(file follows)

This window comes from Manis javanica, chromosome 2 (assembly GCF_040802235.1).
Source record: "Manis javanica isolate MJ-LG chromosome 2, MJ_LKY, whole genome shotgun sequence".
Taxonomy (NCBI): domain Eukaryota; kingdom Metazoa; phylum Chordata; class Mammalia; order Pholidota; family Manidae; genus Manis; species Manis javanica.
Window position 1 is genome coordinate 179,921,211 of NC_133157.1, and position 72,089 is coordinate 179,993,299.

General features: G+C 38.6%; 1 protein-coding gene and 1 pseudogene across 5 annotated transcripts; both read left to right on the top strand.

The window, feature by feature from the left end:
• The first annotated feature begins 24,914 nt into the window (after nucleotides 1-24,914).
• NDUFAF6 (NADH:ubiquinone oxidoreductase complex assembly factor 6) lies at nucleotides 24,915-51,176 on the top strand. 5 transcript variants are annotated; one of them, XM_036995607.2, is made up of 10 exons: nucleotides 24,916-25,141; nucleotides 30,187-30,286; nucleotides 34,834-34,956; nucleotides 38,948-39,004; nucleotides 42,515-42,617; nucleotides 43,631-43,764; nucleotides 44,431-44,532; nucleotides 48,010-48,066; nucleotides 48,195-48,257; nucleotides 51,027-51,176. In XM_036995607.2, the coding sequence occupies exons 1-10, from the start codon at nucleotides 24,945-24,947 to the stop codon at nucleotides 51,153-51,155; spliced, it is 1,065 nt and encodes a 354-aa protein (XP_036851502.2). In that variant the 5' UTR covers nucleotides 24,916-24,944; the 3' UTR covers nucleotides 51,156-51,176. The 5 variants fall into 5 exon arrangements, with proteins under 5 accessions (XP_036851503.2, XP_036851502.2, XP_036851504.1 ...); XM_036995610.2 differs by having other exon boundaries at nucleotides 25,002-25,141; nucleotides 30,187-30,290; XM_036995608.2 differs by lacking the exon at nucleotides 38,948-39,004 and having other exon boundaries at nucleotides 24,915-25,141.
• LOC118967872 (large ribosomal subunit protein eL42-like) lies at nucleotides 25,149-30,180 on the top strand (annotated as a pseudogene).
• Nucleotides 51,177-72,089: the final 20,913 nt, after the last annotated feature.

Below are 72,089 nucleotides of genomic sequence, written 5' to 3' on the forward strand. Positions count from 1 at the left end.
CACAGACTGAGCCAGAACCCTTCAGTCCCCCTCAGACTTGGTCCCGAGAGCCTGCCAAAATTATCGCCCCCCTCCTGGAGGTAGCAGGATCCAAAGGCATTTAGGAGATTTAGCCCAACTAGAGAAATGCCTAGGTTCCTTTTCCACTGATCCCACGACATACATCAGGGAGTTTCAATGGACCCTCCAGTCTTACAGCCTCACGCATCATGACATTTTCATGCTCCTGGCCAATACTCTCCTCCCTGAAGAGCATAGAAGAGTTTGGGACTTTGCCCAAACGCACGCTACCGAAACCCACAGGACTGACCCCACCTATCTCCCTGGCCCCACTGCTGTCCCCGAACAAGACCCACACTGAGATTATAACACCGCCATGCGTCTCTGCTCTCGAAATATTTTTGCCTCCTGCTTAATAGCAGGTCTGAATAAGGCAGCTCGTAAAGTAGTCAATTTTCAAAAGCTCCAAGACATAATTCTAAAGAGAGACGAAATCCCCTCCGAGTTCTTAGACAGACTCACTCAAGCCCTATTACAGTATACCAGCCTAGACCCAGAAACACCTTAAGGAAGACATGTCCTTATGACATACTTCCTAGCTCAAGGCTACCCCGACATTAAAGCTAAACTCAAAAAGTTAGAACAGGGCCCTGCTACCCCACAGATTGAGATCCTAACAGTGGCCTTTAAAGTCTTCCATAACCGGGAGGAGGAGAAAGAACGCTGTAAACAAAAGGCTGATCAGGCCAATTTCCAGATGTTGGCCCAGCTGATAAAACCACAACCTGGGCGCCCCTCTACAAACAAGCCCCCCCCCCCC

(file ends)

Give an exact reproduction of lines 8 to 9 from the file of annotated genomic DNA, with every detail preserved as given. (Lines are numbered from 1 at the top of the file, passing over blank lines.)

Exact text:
• NDUFAF6 (NADH:ubiquinone oxidoreductase complex assembly factor 6) lies at nucleotides 24,915-51,176 on the top strand. 5 transcript variants are annotated; one of them, XM_036995607.2, is made up of 10 exons: nucleotides 24,916-25,141; nucleotides 30,187-30,286; nucleotides 34,834-34,956; nucleotides 38,948-39,004; nucleotides 42,515-42,617; nucleotides 43,631-43,764; nucleotides 44,431-44,532; nucleotides 48,010-48,066; nucleotides 48,195-48,257; nucleotides 51,027-51,176. In XM_036995607.2, the coding sequence occupies exons 1-10, from the start codon at nucleotides 24,945-24,947 to the stop codon at nucleotides 51,153-51,155; spliced, it is 1,065 nt and encodes a 354-aa protein (XP_036851502.2). In that variant the 5' UTR covers nucleotides 24,916-24,944; the 3' UTR covers nucleotides 51,156-51,176. The 5 variants fall into 5 exon arrangements, with proteins under 5 accessions (XP_036851503.2, XP_036851502.2, XP_036851504.1 ...); XM_036995610.2 differs by having other exon boundaries at nucleotides 25,002-25,141; nucleotides 30,187-30,290; XM_036995608.2 differs by lacking the exon at nucleotides 38,948-39,004 and having other exon boundaries at nucleotides 24,915-25,141.
• LOC118967872 (large ribosomal subunit protein eL42-like) lies at nucleotides 25,149-30,180 on the top strand (annotated as a pseudogene).